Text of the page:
- There were around 4,900 new cases of myeloma in the UK in 2012, that’s around 14 people every day.
- Myeloma is the 17th most common cancer in the UK (2012).
- Myeloma accounts for 1% of all new cases in the UK (2012).
- In males, myeloma is the 15th most common cancer in the UK, with around 2,800 cases diagnosed in 2012.
- In females, myeloma is the 18th most common cancer in the UK, with around 2,200 cases diagnosed in 2012.
- More than 4 in 10 (43%) of cases of myeloma are diagnosed in people aged 75 and over.
- Since the late-1970s, myeloma incidence rates have increased by almost three-fifths (58%) in Great Britain.
- Over the last decade, myeloma incidence rates have increased by a tenth (10%) in the UK.Improved diagnosis and data recording may largely explain this increase.
- In Europe, around 39,000 new cases of myeloma were estimated to have been diagnosed in 2012. The UK incidence rate is ninth highest in Europe for males and eight highest for females.
- Worldwide, more than 114,000 new cases of myeloma were diagnosed in 2012, with incidence rates varying across the world.
- 1 in 115 men and 1 in 155 women will be diagnosed with myeloma during their lifetime.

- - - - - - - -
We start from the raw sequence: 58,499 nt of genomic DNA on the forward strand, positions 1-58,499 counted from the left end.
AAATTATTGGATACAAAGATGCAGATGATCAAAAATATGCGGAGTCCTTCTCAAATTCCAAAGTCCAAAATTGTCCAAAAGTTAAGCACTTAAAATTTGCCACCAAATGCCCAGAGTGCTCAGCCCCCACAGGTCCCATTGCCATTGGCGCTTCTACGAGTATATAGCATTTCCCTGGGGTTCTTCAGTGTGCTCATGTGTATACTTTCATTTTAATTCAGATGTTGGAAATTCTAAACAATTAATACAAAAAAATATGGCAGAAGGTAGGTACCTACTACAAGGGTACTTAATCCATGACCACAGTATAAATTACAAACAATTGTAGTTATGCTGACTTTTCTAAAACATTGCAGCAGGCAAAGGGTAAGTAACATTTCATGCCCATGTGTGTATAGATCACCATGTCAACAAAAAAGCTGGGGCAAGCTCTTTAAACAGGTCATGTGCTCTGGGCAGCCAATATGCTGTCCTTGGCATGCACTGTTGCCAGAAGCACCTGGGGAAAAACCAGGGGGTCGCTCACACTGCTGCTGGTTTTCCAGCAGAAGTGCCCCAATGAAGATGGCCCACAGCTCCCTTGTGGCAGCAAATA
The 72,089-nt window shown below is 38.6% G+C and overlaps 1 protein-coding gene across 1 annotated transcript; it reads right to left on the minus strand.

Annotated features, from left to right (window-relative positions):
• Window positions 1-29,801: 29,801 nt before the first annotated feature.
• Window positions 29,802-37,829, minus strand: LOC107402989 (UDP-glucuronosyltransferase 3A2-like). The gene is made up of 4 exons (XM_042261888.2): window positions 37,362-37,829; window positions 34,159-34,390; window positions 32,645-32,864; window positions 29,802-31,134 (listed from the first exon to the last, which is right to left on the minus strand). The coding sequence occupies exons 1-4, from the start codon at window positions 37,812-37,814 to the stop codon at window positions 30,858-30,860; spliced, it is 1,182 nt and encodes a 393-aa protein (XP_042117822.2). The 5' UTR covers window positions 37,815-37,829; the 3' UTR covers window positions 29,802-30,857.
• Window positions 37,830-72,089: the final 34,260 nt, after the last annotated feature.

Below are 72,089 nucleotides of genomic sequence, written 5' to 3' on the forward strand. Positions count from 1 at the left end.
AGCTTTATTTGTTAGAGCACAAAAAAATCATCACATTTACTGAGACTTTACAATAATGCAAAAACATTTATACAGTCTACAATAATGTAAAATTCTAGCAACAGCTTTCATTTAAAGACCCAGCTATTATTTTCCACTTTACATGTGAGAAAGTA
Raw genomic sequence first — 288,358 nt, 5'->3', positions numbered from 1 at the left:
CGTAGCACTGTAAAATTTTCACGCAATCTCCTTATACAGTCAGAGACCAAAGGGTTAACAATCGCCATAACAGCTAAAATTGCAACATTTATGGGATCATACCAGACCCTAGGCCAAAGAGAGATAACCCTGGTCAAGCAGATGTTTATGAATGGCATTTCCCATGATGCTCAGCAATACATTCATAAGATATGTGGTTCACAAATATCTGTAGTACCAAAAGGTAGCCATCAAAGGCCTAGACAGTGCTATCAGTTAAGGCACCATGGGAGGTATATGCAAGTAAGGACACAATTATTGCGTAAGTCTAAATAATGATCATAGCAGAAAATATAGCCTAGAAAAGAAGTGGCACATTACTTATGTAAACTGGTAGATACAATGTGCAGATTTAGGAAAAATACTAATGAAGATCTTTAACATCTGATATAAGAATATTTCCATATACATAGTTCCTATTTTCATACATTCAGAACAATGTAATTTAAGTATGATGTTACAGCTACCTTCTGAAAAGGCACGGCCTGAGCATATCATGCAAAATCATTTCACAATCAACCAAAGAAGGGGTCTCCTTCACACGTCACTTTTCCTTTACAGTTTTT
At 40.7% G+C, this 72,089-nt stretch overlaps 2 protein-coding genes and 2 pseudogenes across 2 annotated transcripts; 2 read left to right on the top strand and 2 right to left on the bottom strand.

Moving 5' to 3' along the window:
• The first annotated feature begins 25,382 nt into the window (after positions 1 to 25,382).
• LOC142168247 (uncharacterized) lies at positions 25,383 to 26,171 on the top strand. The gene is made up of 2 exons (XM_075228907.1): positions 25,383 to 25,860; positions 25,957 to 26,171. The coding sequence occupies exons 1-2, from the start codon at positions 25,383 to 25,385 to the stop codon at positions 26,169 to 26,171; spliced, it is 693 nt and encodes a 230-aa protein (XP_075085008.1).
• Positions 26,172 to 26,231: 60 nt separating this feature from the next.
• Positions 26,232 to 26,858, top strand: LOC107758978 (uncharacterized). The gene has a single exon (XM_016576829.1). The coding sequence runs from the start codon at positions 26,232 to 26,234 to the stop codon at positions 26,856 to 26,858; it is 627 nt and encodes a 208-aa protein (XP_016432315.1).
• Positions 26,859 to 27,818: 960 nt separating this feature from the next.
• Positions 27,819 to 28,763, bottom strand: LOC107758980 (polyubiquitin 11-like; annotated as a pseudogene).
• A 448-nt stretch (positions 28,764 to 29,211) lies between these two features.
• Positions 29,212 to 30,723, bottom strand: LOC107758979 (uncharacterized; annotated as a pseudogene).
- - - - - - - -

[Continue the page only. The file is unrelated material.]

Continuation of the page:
- Data for England show that myeloma is almost twice as common in black people as in white and Asian people.
- Myeloma is preceded by an asymptomatic condition Monoclonal Gammopathy of Undetermined Significance (MGUS). Most people with MGUS do not progress to myeloma. Like myeloma, MGUS is more common in older people, men, and black people.
New cases of myeloma, 2012, UK
Deaths from myeloma, 2012, UK
Survive myeloma for 10 or more years, 2010-11, England and Wales
Preventable cases of myeloma, UK
- Myeloma is the 16th most common cause of cancer death in the UK.
- Around 2,700 people (around 1,500 men and around 1,300 women) died of myeloma in 2012 in the UK, that’s more than 7 people every day.
- Almost 6 out of 10 myeloma deaths occur in people aged 75 and over.
- Myeloma death rates have fallen slightly in the past decade.
- In Europe, around 24,300 people were estimated to have died from myeloma in 2012. The UK mortality rate is seventh highest in Europe for males and tenth highest for females.
- Worldwide, around 80,000 people were estimated to have died from myeloma in 2012, with mortality rates varying across the world.
- A third (33%) of people diagnosed with myeloma in England and Wales survive their disease for ten years or more (2010-11).
- Almost half (47%) of people diagnosed with myeloma in England and Wales survive their disease for five years or more (2010-11).
- More than three-quarters (77%) of people diagnosed with myeloma in England and Wales survive their disease for one year or more (2010-11).
- Myeloma survival is higher in men than women.
- Myeloma survival is highest for people diagnosed aged under 50 years old.
- Around 7 in 10 people diagnosed aged 15-49 survive their disease for five years or more, compared with less than a fifth of people diagnosed aged 80 and over.